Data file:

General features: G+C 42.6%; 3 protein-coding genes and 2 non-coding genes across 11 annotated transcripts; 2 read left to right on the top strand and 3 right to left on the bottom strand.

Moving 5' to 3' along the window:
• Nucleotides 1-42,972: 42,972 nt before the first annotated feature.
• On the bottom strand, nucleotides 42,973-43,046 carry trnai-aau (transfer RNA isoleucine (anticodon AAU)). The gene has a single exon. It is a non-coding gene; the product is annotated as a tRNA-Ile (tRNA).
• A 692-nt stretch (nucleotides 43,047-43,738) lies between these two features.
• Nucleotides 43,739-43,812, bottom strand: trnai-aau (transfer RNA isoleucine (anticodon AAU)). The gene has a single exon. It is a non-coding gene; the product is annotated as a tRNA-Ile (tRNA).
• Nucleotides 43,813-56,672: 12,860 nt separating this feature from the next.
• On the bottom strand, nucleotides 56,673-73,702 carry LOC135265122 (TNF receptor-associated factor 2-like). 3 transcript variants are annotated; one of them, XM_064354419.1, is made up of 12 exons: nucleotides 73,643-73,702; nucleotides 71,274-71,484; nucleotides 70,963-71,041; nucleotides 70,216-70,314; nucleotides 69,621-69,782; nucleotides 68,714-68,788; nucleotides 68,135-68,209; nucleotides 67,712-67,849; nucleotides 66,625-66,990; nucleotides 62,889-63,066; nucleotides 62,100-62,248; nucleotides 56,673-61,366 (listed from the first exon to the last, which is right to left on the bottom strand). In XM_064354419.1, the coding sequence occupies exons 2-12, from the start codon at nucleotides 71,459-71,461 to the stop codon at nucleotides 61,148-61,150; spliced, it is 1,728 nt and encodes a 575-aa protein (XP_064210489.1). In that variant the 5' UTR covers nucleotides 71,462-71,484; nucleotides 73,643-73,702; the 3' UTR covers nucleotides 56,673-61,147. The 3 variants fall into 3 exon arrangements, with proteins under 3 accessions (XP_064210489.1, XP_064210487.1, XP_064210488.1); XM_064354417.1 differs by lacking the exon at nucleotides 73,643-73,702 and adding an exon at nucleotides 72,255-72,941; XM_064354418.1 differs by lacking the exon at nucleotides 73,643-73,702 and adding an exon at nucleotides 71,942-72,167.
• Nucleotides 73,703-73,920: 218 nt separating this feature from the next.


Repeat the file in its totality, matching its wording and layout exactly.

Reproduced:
General features: G+C 42.6%; 3 protein-coding genes and 2 non-coding genes across 11 annotated transcripts; 2 read left to right on the top strand and 3 right to left on the bottom strand.

Moving 5' to 3' along the window:
• Nucleotides 1-42,972: 42,972 nt before the first annotated feature.
• On the bottom strand, nucleotides 42,973-43,046 carry trnai-aau (transfer RNA isoleucine (anticodon AAU)). The gene has a single exon. It is a non-coding gene; the product is annotated as a tRNA-Ile (tRNA).
• A 692-nt stretch (nucleotides 43,047-43,738) lies between these two features.
• Nucleotides 43,739-43,812, bottom strand: trnai-aau (transfer RNA isoleucine (anticodon AAU)). The gene has a single exon. It is a non-coding gene; the product is annotated as a tRNA-Ile (tRNA).
• Nucleotides 43,813-56,672: 12,860 nt separating this feature from the next.
• On the bottom strand, nucleotides 56,673-73,702 carry LOC135265122 (TNF receptor-associated factor 2-like). 3 transcript variants are annotated; one of them, XM_064354419.1, is made up of 12 exons: nucleotides 73,643-73,702; nucleotides 71,274-71,484; nucleotides 70,963-71,041; nucleotides 70,216-70,314; nucleotides 69,621-69,782; nucleotides 68,714-68,788; nucleotides 68,135-68,209; nucleotides 67,712-67,849; nucleotides 66,625-66,990; nucleotides 62,889-63,066; nucleotides 62,100-62,248; nucleotides 56,673-61,366 (listed from the first exon to the last, which is right to left on the bottom strand). In XM_064354419.1, the coding sequence occupies exons 2-12, from the start codon at nucleotides 71,459-71,461 to the stop codon at nucleotides 61,148-61,150; spliced, it is 1,728 nt and encodes a 575-aa protein (XP_064210489.1). In that variant the 5' UTR covers nucleotides 71,462-71,484; nucleotides 73,643-73,702; the 3' UTR covers nucleotides 56,673-61,147. The 3 variants fall into 3 exon arrangements, with proteins under 3 accessions (XP_064210489.1, XP_064210487.1, XP_064210488.1); XM_064354417.1 differs by lacking the exon at nucleotides 73,643-73,702 and adding an exon at nucleotides 72,255-72,941; XM_064354418.1 differs by lacking the exon at nucleotides 73,643-73,702 and adding an exon at nucleotides 71,942-72,167.
• Nucleotides 73,703-73,920: 218 nt separating this feature from the next.